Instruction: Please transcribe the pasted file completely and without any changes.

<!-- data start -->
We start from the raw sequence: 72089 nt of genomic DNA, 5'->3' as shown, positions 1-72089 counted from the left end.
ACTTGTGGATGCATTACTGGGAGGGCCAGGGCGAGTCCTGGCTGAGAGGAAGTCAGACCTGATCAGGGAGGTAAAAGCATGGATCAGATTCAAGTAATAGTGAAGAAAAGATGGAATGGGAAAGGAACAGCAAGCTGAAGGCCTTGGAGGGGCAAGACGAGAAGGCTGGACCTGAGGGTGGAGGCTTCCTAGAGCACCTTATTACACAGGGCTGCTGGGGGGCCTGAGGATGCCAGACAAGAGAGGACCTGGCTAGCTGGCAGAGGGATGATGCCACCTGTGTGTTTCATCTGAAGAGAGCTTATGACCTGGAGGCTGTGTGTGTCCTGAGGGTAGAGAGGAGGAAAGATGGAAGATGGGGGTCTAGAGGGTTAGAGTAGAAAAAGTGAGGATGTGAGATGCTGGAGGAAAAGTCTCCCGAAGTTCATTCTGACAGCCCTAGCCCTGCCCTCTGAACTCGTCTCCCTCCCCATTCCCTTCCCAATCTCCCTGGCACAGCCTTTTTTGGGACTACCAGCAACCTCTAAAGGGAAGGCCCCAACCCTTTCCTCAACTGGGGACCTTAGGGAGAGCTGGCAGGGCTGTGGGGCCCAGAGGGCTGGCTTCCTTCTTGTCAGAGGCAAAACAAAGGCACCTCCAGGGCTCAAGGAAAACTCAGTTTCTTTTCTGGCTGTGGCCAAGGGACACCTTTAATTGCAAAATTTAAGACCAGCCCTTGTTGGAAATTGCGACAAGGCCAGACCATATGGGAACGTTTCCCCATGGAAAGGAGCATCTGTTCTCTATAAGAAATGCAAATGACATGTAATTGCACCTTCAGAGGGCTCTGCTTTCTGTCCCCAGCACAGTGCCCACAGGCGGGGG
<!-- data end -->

We start from the raw sequence: 72089 nt of genomic DNA, 5'->3' as shown, positions 1-72089 counted from the left end.
ACTTGTGGATGCATTACTGGGAGGGCCAGGGCGAGTCCTGGCTGAGAGGAAGTCAGACCTGATCAGGGAGGTAAAAGCATGGATCAGATTCAAGTAATAGTGAAGAAAAGATGGAATGGGAAAGGAACAGCAAGCTGAAGGCCTTGGAGGGGCAAGACGAGAAGGCTGGACCTGAGGGTGGAGGCTTCCTAGAGCACCTTATTACACAGGGCTGCTGGGGGGCCTGAGGATGCCAGACAAGAGAGGACCTGGCTAGCTGGCAGAGGGATGATGCCACCTGTGTGTTTCATCTGAAGAGAGCTTATGACCTGGAGGCTGTGTGTGTCCTGAGGGTAGAGAGGAGGAAAGATGGAAGATGGGGGTCTAGAGGGTTAGAGTAGAAAAAGTGAGGATGTGAGATGCTGGAGGAAAAGTCTCCCGAAGTTCATTCTGACAGCCCTAGCCCTGCCCTCTGAACTCGTCTCCCTCCCCATTCCCTTCCCAATCTCCCTGGCACAGCCTTTTTTGGGACTACCAGCAACCTCTAAAGGGAAGGCCCCAACCCTTTCCTCAACTGGGGACCTTAGGGAGAGCTGGCAGGGCTGTGGGGCCCAGAGGGCTGGCTTCCTTCTTGTCAGAGGCAAAACAAAGGCACCTCCAGGGCTCAAGGAAAACTCAGTTTCTTTTCTGGCTGTGGCCAAGGGACACCTTTAATTGCAAAATTTAAGACCAGCCCTTGTTGGAAATTGCGACAAGGCCAGACCATATGGGAACGTTTCCCCATGGAAAGGAGCATCTGTTCTCTATAAGAAATGCAAATGACATGTAATTGCACCTTCAGAGGGCTCTGCTTTCTGTCCCCAGCACAGTGCCCACAGGCGGGGG